Sunday, March 24, 2013

Terror Porn: Olympus Has Fallen



Olympus Has Fallen is an example of what I will call 9/11esque terror porn. Within a twenty-four-hour storyline, Olympus plays as an allegory for the period stretching from the terrorist acts of 9/11, through America’s attempts to reinstate its pride and unity, to the assassination of bin Laden, but it does so with countless R-rated shots in the head and buckets of splattering blood, as our country is debased almost sadomasochistically when North Korean terrorists massacre civilians, D.C. policemen, and secret service agents (see image above; why aren't the windows shattering?); demolish the Washington Memorial; capture the White House; and hold President Benjamin Asher hostage. In one sequence, Blackhawk helicopters full of confident Navy Seals fly to the rescue, an image immediately recalling the recent Zero Dark Thirty, but they are shot down with ease. Reprising the bitterly vengeful side of the character of Harvey Dent in The Dark Knight more than the crusader for justice, Aaron Eckhart plays the President as a buff boxer who endures his captivity with eye-bulging defiance. In a premise ripped shamelessly from Die Hard, Gerard Butler plays secret service agent Mike Banning who ends up being the only agent left alive inside the White House. Invincibly, Banning cuts his way through the opposition, shooting everybody in the head, and in keeping with the historical allegory, he finds time to use torture to get terrorists to spill the beans. During a single day, America gets demeaned royally by terrorists, our flag flutters to the White House lawn, and the White House is partially burned, but Banning and Asher prevail, along with the help of an old-looking Morgan Freeman as the Speaker of the House and acting president during the crisis, and our country remains strong, united, and victorious. Olympus Has Fallen is an ordeal in more ways than one.

4 comments:

Steve's Blog said...

I must confess I had a good time watching Olympus Fall after enduring the saccharine-filled first act in which we uniformly meet and greet a wholesomely good first family and their "Ah shucks, we're jus' a big ole family" crew of secret service agents. I still don't know what they hit on that bridge.

Nevertheless, kudos to Melissa Leo for letting it all hang out in her stint as the Secretary of Defense. In short, I enjoyed the demolition of cars and copters in the latest Die Hard better than watching a house catch fire for 2 hours.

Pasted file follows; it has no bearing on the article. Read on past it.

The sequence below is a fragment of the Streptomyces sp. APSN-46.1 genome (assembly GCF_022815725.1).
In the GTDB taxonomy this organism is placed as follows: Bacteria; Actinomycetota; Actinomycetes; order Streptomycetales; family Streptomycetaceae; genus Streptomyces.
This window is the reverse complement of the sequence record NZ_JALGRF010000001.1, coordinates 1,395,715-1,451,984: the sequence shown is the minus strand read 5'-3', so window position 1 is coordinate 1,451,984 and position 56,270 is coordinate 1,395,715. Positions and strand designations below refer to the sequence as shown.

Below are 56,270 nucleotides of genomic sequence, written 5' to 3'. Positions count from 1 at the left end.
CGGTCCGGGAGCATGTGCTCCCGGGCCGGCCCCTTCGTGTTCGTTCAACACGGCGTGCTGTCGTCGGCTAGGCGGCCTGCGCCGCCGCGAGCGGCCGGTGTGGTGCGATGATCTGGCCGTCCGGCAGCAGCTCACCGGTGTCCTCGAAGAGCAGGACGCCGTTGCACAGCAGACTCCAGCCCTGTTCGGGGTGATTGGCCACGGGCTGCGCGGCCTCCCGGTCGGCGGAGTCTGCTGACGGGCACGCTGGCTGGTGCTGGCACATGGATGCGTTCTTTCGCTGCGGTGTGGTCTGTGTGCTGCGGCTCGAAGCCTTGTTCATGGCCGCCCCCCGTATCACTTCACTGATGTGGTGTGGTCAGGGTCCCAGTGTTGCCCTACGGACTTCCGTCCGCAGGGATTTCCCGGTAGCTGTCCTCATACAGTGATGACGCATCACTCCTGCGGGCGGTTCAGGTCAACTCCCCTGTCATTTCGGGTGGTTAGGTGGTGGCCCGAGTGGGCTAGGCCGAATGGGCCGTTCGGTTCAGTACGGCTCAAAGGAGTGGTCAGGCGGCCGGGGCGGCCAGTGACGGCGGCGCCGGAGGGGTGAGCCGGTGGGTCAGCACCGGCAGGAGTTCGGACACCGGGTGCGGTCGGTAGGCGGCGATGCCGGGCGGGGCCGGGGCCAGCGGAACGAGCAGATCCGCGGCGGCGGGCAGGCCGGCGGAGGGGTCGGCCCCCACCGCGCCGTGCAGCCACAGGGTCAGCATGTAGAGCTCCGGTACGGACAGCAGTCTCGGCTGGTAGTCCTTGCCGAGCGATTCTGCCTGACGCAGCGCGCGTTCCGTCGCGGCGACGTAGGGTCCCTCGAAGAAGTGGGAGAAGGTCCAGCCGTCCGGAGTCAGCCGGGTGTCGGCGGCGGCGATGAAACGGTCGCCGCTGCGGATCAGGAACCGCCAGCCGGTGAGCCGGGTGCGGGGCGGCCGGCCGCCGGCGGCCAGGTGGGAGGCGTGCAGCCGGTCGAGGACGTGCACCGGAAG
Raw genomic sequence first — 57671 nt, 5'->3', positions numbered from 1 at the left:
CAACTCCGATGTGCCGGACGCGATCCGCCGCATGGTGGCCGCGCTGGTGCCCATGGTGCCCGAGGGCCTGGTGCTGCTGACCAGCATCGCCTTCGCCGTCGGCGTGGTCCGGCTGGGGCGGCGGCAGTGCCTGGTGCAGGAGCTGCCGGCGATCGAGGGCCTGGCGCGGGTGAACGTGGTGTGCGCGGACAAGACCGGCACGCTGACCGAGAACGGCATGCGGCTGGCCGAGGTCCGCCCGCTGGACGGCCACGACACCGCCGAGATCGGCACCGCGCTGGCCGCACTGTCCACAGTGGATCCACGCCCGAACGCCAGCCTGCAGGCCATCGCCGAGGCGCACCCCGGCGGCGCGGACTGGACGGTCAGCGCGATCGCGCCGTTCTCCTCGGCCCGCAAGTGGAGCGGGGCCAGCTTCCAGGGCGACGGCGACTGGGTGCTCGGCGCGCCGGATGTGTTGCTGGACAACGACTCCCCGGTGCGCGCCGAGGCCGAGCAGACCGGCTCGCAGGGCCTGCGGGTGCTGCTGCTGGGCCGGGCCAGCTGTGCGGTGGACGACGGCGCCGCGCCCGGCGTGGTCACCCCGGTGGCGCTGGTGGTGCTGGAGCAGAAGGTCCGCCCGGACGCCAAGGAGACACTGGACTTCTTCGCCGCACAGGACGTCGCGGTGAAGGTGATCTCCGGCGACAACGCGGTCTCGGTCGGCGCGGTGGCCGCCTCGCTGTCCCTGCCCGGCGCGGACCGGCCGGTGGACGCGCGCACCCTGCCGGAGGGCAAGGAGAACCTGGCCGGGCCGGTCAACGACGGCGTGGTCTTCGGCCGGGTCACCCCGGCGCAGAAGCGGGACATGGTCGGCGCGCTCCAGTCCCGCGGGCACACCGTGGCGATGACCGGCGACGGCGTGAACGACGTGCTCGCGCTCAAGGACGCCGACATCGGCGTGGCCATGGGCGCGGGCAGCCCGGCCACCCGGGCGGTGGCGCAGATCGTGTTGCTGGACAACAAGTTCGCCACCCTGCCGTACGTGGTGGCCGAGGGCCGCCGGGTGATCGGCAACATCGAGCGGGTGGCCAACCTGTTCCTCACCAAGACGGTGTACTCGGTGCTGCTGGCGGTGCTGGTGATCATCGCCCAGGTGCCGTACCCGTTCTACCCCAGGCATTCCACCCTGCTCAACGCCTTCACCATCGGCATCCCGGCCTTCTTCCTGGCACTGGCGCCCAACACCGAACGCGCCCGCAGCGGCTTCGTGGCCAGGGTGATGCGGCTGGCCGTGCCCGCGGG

Hokahey said...

Steve - good one! What the heck fell on that car on the bridge? It couldn't have been a branch. They were on a bridge! A big snowball?

I do enjoy a good dose of mayhem - and this had some grand pyrotechnics, but once the epic assault on the White House was over, it was just monotonous carnage for me.

However, in its favor, I was cringing in expectation that the President's son would know all sorts of secret passageways around the White House and help the hero outwit the terrorists, but he is suitably frightened and just gets sent to safety. Loved the secret service dog that gets to chomp a terrorist before getting shot. So Hollywood!

But look at the picture! The windows are shattering! Do you think they got to do that shot on the real White House porch?

Jason Bellamy said...

Granted, this is coming from someone who hasn't been to mainstream multiplex once this year, but I wonder if the only difference between this movie and one of the big summer blockbusters is simply the time of the year it's released and the amount of marketing used to promote it. I saw a few trailers for this movie, but not that many, even though it seems like a typical summer CGI blockbuster. Advertise this as much as a Peter Jackson joint or comic book adventure and, hey, suddenly this movie would seem big. Or maybe not. Maybe it's actually worse than the summer drivel.

Hokahey said...

Jason - thanks for the thoughts. This movie has all the trappings of a summer blockbuster, but the timing of its release makes it a smallbuster.

Apropos of your comment, I saw a preview today that might explain the placement of Olympus in March: Roland Emmerich's White House Down. I was blown away! (Excuse the pun.) It's the same thing: White House in flames; lone man with a gun (in this case, Channing Tatum), trying to avert disaster in Die Hard style.

Much of Olympus is very BIG, but it's almost as if it gave up in the shadow of Emmerich.